In yoga terms pratyahara is the ‘withdrawal of the senses.’ It is considered one of the eight limbs of yoga as passed down in the teachings of Sri Patanjali. Pratyahara allows one to move into the area where the next step is that we begin to notice or see the "fluctuations of the mind".
Yoga when practiced within the context of the 8 limbs of Yamas , Niyamas , Asanas, Pranayama , Pratyahara, Dharana, Dhyana and Samadhi, encourages us to bring the underlying essence, called peace/liberation/source/oneness etc., into our daily living.
So what is Pratyahara?
We can begin to look into the two components of Pratyahara, withdrawal and senses. The five senses as we know in the physical or gross body /realm are seeing, hearing, touch, taste and smell. These senses are directly connected to the organs of the body. Indirectly these senses combine to create other sensations e.g sense of balance, temperature, pressure, pain etc.
So how could one withdraw from the 'senses' and which are the various techniques developed to bring about such withdrawal. All humans might be similar in their feelings, thoughts and their expression but at the same time understanding the amazing complexity, which is to be human and we realize that "different strokes for different folks" is not a cliche.
Returning back to Pratyahara. Withdrawing from the senses is not the same as "shutting out", instead it begins with the "opening" of the awareness of the senses. Acknowledging each of the senses and their underlying complexity we look for an anchor that would hold us when we withdraw the senses. The anchor replaces the continuous chatter of the mind. Use of breath awareness in the inhales and the exhales, keeping attention on a candle flame, picture of a deity or a mantra, are some of the examples of such an anchor. The anchor begins to build the mind muscle that allows us to ‘focus.’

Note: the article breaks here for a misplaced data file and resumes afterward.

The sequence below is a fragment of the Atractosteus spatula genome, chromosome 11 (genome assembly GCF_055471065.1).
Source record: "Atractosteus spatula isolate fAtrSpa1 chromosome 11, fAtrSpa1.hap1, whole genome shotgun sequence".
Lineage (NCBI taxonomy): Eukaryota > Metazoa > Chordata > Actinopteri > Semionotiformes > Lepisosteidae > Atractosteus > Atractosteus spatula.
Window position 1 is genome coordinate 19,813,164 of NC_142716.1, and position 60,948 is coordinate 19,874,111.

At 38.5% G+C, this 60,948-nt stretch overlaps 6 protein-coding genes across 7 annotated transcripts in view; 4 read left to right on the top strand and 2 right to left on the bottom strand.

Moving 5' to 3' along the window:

Here we begin to see why do we need to practice "Pratyahara?" We live in a world where our time is rationed. Sometimes the conflicting demands on the time does not allow us the luxury of savoring and lingering or just taking "our sweet time". We are not able to process our experiences, instead we skim on the surface, moving from one ‘excited’ state to another.
Being continuously ‘connected’ has its downside of not having a free moment unless we consciously turn off the cell phones and other media. Even with this disconnection our minds have a challenge, the mind is a highway of racing thoughts.
So where can one look for, to create a feeling of "timelessness"? Besides the vacation, daydreaming, and visualization, which itself generally happens at the cost of time, practicing Pratyahara seems to be a sustainable mode of being. Regular practice builds a conscious awareness, which allows one to focus on the task/moment and not be bogged down by the emotional energy of what happened and will happen in another moment or hour. It develops the Zen way of being here and now. We begin to connect the dots of life and living by understanding Pratya.hara.
Life unfolds each moments and the best laid plans have no strength to withstand this unpredictability of life.
Our drives and desires. Hungers and conflict begin to become a little more clear when we understand not only our physiology, but the senses and their workings.
A space or a pause starts to be felt This pause is the freedom we all seek. For some its the peace of mind.